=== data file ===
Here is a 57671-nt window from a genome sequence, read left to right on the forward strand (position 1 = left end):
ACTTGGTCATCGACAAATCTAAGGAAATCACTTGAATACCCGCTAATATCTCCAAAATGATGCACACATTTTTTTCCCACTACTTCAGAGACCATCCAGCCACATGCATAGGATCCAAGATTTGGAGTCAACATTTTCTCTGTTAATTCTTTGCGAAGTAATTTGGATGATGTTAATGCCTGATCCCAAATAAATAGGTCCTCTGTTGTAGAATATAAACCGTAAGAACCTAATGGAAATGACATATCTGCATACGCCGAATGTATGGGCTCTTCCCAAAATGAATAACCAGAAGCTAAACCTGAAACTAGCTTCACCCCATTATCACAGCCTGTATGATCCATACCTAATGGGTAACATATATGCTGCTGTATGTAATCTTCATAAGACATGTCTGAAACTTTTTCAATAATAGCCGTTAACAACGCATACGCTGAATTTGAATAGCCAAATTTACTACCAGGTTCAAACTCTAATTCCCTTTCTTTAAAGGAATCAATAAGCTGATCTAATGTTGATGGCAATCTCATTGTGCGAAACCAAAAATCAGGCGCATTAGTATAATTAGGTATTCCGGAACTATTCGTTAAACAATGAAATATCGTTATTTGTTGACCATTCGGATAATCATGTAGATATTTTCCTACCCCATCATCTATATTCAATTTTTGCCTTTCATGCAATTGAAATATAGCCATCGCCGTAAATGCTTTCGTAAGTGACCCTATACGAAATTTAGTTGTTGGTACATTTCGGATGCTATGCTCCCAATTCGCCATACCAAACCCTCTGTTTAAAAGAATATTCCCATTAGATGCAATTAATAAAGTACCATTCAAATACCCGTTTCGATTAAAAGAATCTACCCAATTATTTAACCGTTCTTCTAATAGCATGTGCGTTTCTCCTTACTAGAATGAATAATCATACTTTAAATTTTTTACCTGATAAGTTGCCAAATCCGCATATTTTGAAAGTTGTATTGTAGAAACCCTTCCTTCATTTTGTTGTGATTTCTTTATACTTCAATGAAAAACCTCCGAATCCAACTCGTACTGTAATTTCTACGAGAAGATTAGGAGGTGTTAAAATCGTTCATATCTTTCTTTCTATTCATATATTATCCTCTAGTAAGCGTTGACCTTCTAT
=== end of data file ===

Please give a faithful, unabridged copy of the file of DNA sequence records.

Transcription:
Here is a 57671-nt window from a genome sequence, read left to right on the forward strand (position 1 = left end):
ACTTGGTCATCGACAAATCTAAGGAAATCACTTGAATACCCGCTAATATCTCCAAAATGATGCACACATTTTTTTCCCACTACTTCAGAGACCATCCAGCCACATGCATAGGATCCAAGATTTGGAGTCAACATTTTCTCTGTTAATTCTTTGCGAAGTAATTTGGATGATGTTAATGCCTGATCCCAAATAAATAGGTCCTCTGTTGTAGAATATAAACCGTAAGAACCTAATGGAAATGACATATCTGCATACGCCGAATGTATGGGCTCTTCCCAAAATGAATAACCAGAAGCTAAACCTGAAACTAGCTTCACCCCATTATCACAGCCTGTATGATCCATACCTAATGGGTAACATATATGCTGCTGTATGTAATCTTCATAAGACATGTCTGAAACTTTTTCAATAATAGCCGTTAACAACGCATACGCTGAATTTGAATAGCCAAATTTACTACCAGGTTCAAACTCTAATTCCCTTTCTTTAAAGGAATCAATAAGCTGATCTAATGTTGATGGCAATCTCATTGTGCGAAACCAAAAATCAGGCGCATTAGTATAATTAGGTATTCCGGAACTATTCGTTAAACAATGAAATATCGTTATTTGTTGACCATTCGGATAATCATGTAGATATTTTCCTACCCCATCATCTATATTCAATTTTTGCCTTTCATGCAATTGAAATATAGCCATCGCCGTAAATGCTTTCGTAAGTGACCCTATACGAAATTTAGTTGTTGGTACATTTCGGATGCTATGCTCCCAATTCGCCATACCAAACCCTCTGTTTAAAAGAATATTCCCATTAGATGCAATTAATAAAGTACCATTCAAATACCCGTTTCGATTAAAAGAATCTACCCAATTATTTAACCGTTCTTCTAATAGCATGTGCGTTTCTCCTTACTAGAATGAATAATCATACTTTAAATTTTTTACCTGATAAGTTGCCAAATCCGCATATTTTGAAAGTTGTATTGTAGAAACCCTTCCTTCATTTTGTTGTGATTTCTTTATACTTCAATGAAAAACCTCCGAATCCAACTCGTACTGTAATTTCTACGAGAAGATTAGGAGGTGTTAAAATCGTTCATATCTTTCTTTCTATTCATATATTATCCTCTAGTAAGCGTTGACCTTCTAT